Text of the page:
Taddington welcomes return of well dressing ceremony

By Anna Harris
Journalist, BBC East Midlands

  • Published
Image source, Dave Graham
Image caption,
Organisers said it was the first time it had been possible to hold the festival since Covid

A Derbyshire village is preparing to welcome the return of its annual well dressing ceremony, after a two-year break due to coronavirus.

The tradition of decorating Taddington's wells began after the Black Death.

Dave Graham, one of the people behind the festival, said it was the first time it had been possible to hold the festival since the pandemic.

"It's really nice to get back to it now," he said.

"In 2020 it was impossible; in 2021 it became obvious it wasn't going to work."

'A blast'

The tradition of well dressing - which is also carried out in other villages such as Tissington - is believed to date back to the 14th Century, with residents hoping a pure water supply would keep infection at bay.

Taddington celebrates the tradition of decorating its wells with a week of events, including a flower festival and village fete.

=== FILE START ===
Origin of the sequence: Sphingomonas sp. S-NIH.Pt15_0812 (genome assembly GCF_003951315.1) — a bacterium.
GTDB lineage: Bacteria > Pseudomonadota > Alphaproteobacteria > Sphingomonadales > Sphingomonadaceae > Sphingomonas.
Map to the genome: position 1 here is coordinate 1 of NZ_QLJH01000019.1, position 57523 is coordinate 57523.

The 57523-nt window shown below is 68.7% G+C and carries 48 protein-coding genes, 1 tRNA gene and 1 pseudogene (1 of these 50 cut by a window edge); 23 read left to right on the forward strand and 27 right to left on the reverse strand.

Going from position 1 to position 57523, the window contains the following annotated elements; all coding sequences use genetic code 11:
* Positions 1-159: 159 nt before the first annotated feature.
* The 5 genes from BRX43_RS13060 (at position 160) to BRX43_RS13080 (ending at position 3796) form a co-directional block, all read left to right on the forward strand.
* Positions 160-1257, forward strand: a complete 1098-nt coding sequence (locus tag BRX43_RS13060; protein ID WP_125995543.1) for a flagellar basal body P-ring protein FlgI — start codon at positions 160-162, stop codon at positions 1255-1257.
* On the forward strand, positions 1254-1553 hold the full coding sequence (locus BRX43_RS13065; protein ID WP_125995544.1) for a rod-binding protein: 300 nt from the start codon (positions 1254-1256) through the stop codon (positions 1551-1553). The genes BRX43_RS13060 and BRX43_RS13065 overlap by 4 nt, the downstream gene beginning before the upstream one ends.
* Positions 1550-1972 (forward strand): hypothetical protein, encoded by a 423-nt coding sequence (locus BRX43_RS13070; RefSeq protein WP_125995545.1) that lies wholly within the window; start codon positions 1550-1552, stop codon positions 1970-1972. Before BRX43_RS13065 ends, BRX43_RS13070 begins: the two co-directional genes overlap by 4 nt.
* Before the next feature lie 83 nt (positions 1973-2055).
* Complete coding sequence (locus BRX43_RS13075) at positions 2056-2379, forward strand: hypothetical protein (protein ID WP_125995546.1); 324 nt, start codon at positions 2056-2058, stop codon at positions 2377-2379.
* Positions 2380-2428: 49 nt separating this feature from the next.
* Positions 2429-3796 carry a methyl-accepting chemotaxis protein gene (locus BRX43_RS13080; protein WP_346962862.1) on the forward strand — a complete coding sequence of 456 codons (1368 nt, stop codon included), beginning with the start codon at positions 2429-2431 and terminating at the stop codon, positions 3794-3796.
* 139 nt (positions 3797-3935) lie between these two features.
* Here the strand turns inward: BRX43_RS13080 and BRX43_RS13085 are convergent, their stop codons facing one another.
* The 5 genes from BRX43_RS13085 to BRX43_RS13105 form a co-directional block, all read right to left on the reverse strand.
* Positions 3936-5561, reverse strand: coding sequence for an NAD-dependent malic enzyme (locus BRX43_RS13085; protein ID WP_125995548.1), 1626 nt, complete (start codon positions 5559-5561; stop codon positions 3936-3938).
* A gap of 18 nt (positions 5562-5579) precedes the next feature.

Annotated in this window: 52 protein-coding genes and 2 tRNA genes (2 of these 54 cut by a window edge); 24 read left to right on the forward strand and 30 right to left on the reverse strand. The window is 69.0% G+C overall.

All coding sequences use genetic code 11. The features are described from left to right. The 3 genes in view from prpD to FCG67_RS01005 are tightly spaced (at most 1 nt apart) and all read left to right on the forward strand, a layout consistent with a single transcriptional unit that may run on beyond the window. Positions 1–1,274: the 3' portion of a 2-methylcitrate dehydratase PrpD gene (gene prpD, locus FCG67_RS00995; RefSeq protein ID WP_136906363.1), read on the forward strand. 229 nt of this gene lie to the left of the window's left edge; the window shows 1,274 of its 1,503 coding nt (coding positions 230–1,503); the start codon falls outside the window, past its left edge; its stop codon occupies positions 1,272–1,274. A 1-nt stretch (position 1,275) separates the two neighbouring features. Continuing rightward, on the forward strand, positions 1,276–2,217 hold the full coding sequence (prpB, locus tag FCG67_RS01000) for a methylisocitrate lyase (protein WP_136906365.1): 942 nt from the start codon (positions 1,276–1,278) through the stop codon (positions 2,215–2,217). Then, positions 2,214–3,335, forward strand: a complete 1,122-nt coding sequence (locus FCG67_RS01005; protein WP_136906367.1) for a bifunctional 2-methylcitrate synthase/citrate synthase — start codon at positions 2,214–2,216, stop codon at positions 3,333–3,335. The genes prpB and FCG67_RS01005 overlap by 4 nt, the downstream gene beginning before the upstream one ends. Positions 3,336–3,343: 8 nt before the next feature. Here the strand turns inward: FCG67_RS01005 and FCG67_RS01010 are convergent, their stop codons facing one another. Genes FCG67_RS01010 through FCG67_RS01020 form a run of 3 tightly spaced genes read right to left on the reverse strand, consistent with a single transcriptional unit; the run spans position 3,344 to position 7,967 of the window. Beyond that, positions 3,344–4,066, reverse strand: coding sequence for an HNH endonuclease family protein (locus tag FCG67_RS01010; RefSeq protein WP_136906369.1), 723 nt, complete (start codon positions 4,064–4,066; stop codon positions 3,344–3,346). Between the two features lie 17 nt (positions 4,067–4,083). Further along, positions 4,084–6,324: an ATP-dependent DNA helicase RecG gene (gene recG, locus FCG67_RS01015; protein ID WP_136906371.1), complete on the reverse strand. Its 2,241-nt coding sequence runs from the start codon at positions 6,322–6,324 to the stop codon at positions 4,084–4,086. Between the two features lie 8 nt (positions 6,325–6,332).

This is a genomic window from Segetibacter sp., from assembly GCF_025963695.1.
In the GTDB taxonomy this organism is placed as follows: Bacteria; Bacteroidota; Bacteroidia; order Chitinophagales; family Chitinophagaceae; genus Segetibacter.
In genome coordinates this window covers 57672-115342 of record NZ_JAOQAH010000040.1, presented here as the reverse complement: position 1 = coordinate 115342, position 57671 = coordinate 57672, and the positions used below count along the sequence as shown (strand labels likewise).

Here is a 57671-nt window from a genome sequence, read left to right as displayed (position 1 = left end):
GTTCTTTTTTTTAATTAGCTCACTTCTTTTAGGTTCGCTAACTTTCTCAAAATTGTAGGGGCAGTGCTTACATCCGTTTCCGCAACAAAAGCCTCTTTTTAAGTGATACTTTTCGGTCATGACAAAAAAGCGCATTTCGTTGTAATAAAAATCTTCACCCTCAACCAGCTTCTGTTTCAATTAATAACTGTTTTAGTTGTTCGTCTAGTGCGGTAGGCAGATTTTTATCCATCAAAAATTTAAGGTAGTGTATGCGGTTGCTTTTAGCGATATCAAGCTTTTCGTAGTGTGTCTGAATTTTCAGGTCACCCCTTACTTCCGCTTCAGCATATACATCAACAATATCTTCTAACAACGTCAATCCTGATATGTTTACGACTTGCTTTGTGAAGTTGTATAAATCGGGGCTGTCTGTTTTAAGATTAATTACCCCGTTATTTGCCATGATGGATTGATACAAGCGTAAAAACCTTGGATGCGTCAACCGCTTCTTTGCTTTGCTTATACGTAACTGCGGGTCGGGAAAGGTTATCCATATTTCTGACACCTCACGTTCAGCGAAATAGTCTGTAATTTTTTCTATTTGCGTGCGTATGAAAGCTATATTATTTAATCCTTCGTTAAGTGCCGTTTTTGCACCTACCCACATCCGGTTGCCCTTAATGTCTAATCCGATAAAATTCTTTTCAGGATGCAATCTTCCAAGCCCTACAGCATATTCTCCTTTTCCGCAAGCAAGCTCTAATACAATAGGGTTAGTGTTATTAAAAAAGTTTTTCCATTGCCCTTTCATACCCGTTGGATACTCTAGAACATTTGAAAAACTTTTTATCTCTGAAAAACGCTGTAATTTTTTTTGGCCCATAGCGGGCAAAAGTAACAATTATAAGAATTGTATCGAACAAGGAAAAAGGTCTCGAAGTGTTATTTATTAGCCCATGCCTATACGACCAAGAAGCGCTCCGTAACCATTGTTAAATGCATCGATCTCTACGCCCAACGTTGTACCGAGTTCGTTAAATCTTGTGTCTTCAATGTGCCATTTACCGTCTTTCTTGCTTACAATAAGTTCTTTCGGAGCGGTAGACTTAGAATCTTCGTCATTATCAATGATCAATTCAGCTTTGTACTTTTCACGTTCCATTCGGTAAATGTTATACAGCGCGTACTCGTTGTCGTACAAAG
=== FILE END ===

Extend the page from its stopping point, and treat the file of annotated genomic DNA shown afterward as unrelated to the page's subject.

The festival - which runs from 20-26 August - will see Taddington and nearby Blackwell display dressings that have been designed and assembled by members of the local community.

The dressings use natural materials to create pictures on frames of wet clay and wood.

This year's dressing, which will be displayed in the churchyard of St Michael and All Angels, is on the theme of journeys.

"It's all rather gorgeous," Mr Graham added.

"At its foundation, it's about the blessing of the well."

However, he added it was also about "everyone coming together, getting involved, socialising, and having a blast locally".

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